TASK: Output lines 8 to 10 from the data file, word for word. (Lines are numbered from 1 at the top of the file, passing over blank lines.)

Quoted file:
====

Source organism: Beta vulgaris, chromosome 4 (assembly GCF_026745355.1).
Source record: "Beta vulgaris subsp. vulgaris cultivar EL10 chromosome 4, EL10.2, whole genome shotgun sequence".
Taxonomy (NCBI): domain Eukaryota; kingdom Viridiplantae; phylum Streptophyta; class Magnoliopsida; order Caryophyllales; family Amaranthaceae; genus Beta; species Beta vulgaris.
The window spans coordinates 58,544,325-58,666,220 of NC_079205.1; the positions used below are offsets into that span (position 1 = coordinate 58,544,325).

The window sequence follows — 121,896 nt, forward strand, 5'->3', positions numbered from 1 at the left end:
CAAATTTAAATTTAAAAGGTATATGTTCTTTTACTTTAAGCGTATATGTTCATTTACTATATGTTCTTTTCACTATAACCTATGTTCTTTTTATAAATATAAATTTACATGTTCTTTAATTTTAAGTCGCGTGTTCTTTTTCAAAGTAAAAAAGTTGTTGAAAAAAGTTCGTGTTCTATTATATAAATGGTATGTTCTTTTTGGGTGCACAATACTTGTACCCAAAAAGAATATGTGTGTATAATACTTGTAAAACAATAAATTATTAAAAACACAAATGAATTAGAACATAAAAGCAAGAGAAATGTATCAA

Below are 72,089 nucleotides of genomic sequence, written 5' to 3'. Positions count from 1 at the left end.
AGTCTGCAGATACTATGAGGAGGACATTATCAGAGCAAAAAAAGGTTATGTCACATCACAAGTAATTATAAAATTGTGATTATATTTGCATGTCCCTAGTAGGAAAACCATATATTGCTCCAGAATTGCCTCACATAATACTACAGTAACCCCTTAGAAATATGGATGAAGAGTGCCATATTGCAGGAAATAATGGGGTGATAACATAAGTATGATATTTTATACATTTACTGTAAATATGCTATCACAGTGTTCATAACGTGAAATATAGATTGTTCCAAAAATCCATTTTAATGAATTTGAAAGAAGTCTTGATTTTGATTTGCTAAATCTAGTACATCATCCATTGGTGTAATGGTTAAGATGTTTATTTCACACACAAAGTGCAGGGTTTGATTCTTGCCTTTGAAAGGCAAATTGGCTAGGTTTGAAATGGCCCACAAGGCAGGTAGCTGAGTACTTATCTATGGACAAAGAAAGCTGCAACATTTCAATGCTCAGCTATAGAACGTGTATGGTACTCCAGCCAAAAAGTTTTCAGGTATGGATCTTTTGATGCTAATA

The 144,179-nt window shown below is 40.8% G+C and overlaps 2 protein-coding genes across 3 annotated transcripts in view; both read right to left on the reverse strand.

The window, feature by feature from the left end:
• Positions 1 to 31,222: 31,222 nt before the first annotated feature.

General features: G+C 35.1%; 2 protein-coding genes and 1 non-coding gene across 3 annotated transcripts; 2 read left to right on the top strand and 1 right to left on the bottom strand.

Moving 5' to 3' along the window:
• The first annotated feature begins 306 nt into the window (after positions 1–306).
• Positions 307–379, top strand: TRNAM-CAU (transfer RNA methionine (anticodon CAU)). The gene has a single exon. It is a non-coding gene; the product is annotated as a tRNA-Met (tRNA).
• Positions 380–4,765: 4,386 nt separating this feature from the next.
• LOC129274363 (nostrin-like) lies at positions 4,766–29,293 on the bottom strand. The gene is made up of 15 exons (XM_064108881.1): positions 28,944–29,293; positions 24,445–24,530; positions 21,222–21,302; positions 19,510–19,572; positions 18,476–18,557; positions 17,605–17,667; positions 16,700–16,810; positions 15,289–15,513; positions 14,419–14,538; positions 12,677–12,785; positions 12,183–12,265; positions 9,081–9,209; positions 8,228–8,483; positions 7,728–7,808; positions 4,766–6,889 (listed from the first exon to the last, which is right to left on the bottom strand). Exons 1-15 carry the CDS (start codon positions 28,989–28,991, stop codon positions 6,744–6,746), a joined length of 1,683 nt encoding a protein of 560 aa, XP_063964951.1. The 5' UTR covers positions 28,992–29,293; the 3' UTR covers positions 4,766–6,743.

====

AGTCTGCAGATACTATGAGGAGGACATTATCAGAGCAAAAAAAGGTTATGTCACATCACAAGTAATTATAAAATTGTGATTATATTTGCATGTCCCTAGTAGGAAAACCATATATTGCTCCAGAATTGCCTCACATAATACTACAGTAACCCCTTAGAAATATGGATGAAGAGTGCCATATTGCAGGAAATAATGGGGTGATAACATAAGTATGATATTTTATACATTTACTGTAAATATGCTATCACAGTGTTCATAACGTGAAATATAGATTGTTCCAAAAATCCATTTTAATGAATTTGAAAGAAGTCTTGATTTTGATTTGCTAAATCTAGTACATCATCCATTGGTGTAATGGTTAAGATGTTTATTTCACACACAAAGTGCAGGGTTTGATTCTTGCCTTTGAAAGGCAAATTGGCTAGGTTTGAAATGGCCCACAAGGCAGGTAGCTGAGTACTTATCTATGGACAAAGAAAGCTGCAACATTTCAATGCTCAGCTATAGAACGTGTATGGTACTCCAGCCAAAAAGTTTTCAGGTATGGATCTTTTGATGCTAATA

The 144,179-nt window shown below is 40.8% G+C and overlaps 2 protein-coding genes across 3 annotated transcripts in view; both read right to left on the reverse strand.

The window, feature by feature from the left end: